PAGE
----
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Gaithersburg, Md. (UPI) Aug 8, 2013
There may be more kinds of stuff in nature than was believed, U.S. researchers say, describing a new category of solids neither pure glasses nor crystals.
"Very weird," materials physicist Lyle Levine of the National Institute of Standards and Technology said. "Strangest material I ever saw."
Levine is part of a U.S-French team reporting an analysis of a solid alloy they discovered in small discrete patches of a rapidly cooled mixture of aluminum, iron and silicon.
The material appears to have none of the extended ordering of atoms found in crystals, which would make it a glass, except it has a very defined composition and grows outward from "seeds" -- things that glasses most assuredly do not do, an NIST release reported Thursday.
Crystals fill up space with atoms or molecules in specific, fairly rigid patterns that are symmetrical in any direction, while glasses have no symmetry and are just a random arrangement of their components.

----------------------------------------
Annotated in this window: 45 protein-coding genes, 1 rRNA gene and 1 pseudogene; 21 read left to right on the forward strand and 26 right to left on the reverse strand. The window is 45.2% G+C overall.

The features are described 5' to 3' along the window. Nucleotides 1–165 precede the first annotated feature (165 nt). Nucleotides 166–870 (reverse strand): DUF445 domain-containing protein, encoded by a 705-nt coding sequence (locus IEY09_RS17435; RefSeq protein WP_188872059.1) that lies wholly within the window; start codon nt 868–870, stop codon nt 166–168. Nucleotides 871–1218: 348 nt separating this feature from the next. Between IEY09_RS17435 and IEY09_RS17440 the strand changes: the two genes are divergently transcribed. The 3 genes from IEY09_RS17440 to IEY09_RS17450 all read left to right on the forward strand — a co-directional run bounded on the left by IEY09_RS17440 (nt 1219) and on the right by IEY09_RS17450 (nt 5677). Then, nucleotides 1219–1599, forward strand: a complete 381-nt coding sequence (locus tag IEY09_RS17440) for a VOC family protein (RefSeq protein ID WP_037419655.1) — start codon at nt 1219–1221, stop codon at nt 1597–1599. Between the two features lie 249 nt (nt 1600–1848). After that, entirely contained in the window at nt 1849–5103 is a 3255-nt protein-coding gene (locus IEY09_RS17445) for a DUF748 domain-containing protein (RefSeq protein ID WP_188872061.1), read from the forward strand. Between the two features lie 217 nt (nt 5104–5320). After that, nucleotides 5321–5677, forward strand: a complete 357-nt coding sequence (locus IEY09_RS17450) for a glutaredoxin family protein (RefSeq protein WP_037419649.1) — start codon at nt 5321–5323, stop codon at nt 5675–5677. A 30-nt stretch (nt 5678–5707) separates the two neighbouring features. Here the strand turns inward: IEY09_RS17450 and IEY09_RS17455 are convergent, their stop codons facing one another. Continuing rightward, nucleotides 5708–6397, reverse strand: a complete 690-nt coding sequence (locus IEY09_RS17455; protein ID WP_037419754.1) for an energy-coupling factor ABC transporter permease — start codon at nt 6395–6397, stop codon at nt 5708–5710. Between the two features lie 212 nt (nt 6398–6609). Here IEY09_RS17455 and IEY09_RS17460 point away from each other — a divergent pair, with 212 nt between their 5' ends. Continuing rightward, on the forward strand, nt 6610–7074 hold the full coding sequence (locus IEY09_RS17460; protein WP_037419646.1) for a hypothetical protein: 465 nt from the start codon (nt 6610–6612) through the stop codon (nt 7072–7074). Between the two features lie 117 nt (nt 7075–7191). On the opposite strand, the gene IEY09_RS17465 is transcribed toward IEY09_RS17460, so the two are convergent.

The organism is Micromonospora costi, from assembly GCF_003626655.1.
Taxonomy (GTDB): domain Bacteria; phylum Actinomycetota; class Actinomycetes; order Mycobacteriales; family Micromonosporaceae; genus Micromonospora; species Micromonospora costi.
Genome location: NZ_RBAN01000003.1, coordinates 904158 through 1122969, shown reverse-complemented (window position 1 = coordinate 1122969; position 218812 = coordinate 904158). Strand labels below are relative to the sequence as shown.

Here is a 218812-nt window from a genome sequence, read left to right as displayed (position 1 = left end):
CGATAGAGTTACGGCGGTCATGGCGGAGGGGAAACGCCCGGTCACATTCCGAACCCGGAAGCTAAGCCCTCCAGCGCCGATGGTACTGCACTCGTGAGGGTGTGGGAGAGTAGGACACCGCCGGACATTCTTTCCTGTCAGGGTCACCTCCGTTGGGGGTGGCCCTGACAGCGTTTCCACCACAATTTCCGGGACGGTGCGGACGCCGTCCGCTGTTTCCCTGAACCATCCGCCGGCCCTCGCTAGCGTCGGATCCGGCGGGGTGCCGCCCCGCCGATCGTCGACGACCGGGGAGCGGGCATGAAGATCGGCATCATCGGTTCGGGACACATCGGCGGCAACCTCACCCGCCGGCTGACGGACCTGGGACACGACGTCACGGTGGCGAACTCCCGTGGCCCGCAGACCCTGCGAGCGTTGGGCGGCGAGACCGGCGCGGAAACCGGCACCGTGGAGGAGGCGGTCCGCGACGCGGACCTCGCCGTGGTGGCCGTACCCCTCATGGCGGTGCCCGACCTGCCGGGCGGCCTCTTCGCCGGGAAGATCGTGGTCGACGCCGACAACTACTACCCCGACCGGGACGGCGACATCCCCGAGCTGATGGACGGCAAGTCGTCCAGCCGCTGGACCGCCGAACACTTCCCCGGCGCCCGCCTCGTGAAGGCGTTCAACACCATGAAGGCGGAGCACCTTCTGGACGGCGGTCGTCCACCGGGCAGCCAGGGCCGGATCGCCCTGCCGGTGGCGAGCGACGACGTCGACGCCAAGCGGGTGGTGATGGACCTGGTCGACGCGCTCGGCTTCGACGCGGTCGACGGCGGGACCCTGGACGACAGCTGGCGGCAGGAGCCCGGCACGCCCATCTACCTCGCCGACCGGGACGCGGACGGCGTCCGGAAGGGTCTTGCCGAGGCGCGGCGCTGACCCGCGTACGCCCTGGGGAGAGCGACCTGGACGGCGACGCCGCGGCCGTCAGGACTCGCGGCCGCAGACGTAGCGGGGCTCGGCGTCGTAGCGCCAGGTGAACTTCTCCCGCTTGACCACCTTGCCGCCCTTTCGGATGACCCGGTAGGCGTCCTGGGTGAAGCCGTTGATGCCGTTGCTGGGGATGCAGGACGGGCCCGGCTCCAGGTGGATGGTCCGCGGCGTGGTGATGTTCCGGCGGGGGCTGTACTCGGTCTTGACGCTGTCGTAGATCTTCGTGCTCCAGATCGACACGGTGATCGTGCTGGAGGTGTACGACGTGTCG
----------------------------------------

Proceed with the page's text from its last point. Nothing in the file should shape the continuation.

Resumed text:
The new material, which the research team has dubbed a "q-glass," can be shown by X-ray diffraction to have no symmetry, just like a glass, and yet the atomic arrangement apparently is not random, Levine said.
Seen under a microscope, q-glass regions grow outward from a seed during cooling and exclude atoms that don't fit.
"It's rejecting atoms that aren't fitting into the structure, and if there's no structure, it's not going to be doing that," says Levine. "It's amazing. Everything you can think about this thing behaves like a crystal, except it isn't."
One possibility, he said, is that the q-glass is the first example of a 3-dimensionally ordered configuration of atoms that nevertheless possesses no symmetry.
"Such structures have been theorized by mathematicians, but never before observed in nature," he said.
Space Technology News - Applications and Research
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